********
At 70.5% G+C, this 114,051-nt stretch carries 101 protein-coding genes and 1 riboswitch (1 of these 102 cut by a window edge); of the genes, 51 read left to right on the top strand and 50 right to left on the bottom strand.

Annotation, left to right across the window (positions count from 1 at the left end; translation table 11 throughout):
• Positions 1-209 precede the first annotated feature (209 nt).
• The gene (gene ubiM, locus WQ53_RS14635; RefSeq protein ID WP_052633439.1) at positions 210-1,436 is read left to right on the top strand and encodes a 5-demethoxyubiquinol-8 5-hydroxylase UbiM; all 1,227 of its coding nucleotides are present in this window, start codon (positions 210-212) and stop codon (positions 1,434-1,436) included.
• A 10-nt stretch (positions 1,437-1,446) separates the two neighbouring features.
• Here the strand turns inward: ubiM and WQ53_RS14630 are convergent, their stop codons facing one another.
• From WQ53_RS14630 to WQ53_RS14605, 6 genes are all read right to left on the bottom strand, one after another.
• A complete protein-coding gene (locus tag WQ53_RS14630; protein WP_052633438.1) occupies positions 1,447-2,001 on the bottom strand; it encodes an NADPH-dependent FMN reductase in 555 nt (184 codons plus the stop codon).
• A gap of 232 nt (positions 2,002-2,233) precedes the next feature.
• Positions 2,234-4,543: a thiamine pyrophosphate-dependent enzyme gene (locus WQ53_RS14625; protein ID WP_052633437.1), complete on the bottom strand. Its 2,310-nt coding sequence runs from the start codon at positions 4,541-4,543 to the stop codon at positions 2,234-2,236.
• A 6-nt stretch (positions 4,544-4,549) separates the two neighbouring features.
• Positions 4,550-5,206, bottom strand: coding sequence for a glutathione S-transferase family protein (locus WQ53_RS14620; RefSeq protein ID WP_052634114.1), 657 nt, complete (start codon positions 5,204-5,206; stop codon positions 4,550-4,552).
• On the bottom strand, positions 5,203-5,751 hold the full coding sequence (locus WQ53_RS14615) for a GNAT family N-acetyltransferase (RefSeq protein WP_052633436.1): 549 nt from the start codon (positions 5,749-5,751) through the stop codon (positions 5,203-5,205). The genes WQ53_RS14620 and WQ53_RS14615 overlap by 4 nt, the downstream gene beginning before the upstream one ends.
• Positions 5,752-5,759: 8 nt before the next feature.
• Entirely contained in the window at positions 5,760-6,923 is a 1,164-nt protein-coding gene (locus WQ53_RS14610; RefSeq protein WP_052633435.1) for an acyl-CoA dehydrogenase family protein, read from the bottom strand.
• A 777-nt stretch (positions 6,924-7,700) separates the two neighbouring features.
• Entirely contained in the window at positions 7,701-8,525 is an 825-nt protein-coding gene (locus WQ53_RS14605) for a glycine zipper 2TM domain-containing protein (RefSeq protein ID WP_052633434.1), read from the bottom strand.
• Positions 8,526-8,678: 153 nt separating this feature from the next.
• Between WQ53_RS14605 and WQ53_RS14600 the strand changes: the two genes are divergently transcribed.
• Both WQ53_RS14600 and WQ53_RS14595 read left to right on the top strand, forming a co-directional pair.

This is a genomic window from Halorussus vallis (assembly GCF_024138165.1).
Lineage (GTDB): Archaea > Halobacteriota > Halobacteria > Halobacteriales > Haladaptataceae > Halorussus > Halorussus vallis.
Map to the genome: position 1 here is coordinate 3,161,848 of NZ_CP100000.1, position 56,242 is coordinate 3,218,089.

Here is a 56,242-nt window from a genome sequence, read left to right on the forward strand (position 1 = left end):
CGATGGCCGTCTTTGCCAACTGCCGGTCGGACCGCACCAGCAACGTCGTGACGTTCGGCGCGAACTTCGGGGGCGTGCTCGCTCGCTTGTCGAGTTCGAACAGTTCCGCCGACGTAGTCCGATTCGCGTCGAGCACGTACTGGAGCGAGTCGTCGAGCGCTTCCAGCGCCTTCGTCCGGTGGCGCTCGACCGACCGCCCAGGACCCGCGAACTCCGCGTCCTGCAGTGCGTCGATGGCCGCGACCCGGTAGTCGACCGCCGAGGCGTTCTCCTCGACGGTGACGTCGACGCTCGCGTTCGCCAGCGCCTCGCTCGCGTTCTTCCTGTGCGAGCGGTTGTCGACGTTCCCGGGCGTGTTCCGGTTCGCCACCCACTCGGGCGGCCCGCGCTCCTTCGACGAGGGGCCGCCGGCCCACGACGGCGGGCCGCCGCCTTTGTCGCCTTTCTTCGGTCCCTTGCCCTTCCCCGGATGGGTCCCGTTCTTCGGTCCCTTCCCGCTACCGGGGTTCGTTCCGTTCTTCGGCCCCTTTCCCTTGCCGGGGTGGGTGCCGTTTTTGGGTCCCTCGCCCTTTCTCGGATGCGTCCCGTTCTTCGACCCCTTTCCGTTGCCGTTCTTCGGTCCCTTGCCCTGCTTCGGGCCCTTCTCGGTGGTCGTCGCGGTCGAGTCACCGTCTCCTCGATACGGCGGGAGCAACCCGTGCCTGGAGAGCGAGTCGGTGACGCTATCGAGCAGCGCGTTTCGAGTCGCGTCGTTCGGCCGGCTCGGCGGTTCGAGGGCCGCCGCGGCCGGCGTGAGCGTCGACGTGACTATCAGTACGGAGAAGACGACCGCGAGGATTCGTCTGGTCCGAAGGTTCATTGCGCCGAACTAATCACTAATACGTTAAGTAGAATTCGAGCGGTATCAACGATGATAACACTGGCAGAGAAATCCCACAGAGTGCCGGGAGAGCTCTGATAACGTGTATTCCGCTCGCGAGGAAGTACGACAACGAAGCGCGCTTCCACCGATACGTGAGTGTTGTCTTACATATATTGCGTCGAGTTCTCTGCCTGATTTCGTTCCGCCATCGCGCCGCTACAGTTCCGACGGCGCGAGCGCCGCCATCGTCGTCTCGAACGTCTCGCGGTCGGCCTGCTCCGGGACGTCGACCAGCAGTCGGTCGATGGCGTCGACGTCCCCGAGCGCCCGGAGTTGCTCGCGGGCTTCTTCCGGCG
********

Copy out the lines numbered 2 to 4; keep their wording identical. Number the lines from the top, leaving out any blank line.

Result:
Annotation, left to right across the window (positions count from 1 at the left end; translation table 11 throughout):
• Positions 1-209 precede the first annotated feature (209 nt).
• The gene (gene ubiM, locus WQ53_RS14635; RefSeq protein ID WP_052633439.1) at positions 210-1,436 is read left to right on the top strand and encodes a 5-demethoxyubiquinol-8 5-hydroxylase UbiM; all 1,227 of its coding nucleotides are present in this window, start codon (positions 210-212) and stop codon (positions 1,434-1,436) included.